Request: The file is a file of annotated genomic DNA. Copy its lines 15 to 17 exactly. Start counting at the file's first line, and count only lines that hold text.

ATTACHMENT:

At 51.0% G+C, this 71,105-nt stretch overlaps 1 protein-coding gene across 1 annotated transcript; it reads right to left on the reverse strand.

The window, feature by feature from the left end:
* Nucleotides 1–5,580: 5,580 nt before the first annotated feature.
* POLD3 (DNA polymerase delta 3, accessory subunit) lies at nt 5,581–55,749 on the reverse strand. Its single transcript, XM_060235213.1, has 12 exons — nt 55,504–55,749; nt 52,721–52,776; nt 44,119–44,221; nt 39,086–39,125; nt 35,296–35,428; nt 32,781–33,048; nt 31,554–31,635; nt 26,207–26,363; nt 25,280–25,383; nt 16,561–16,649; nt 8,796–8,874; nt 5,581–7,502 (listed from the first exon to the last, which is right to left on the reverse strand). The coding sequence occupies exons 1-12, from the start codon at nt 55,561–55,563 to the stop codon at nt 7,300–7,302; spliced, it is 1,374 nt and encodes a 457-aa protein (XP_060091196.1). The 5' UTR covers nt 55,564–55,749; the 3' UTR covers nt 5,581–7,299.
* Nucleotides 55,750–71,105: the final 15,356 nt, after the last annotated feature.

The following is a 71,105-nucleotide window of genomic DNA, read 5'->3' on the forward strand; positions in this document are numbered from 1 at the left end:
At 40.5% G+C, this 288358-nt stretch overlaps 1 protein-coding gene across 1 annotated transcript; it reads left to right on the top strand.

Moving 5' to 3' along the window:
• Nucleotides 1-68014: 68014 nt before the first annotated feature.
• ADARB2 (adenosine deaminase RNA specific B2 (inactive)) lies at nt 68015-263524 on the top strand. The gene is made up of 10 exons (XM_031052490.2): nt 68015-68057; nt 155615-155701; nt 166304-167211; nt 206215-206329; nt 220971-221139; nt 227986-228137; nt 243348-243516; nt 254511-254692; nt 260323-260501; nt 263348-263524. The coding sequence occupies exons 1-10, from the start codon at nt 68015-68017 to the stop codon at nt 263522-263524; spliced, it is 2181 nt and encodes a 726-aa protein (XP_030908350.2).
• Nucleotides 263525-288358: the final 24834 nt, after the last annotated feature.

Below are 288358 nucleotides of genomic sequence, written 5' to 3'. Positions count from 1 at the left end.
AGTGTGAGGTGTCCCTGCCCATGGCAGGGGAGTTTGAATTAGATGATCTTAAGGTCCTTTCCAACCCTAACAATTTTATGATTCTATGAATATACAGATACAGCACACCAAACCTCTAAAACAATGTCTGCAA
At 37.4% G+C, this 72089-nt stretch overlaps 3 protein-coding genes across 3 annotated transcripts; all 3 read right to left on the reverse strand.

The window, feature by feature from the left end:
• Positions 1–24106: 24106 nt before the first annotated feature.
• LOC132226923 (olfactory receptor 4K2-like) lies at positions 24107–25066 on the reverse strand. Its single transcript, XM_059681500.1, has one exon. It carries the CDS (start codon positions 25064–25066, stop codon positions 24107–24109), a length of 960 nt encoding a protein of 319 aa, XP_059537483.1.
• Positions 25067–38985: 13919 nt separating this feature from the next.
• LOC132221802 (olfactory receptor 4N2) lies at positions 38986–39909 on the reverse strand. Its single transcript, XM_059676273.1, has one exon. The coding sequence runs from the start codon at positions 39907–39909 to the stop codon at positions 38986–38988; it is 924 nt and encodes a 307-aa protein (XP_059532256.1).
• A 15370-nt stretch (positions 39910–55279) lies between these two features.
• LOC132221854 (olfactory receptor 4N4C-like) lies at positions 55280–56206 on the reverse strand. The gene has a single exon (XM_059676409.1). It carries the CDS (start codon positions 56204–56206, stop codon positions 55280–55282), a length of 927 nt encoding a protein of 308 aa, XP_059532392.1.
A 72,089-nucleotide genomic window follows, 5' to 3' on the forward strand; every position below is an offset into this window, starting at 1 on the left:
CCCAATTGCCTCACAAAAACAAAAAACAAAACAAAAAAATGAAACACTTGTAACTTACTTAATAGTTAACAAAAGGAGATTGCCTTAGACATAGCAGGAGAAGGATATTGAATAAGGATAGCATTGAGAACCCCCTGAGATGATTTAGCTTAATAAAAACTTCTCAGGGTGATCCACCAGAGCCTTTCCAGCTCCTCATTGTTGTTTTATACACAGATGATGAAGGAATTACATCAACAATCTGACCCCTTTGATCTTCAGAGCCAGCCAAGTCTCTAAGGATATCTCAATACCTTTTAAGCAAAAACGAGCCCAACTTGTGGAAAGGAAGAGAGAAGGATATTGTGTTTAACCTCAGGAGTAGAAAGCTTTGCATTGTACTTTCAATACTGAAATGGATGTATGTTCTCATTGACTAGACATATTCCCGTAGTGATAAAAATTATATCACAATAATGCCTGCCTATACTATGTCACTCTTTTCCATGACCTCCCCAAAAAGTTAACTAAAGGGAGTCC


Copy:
The window, feature by feature from the left end:
• Positions 1–24106: 24106 nt before the first annotated feature.
• LOC132226923 (olfactory receptor 4K2-like) lies at positions 24107–25066 on the reverse strand. Its single transcript, XM_059681500.1, has one exon. It carries the CDS (start codon positions 25064–25066, stop codon positions 24107–24109), a length of 960 nt encoding a protein of 319 aa, XP_059537483.1.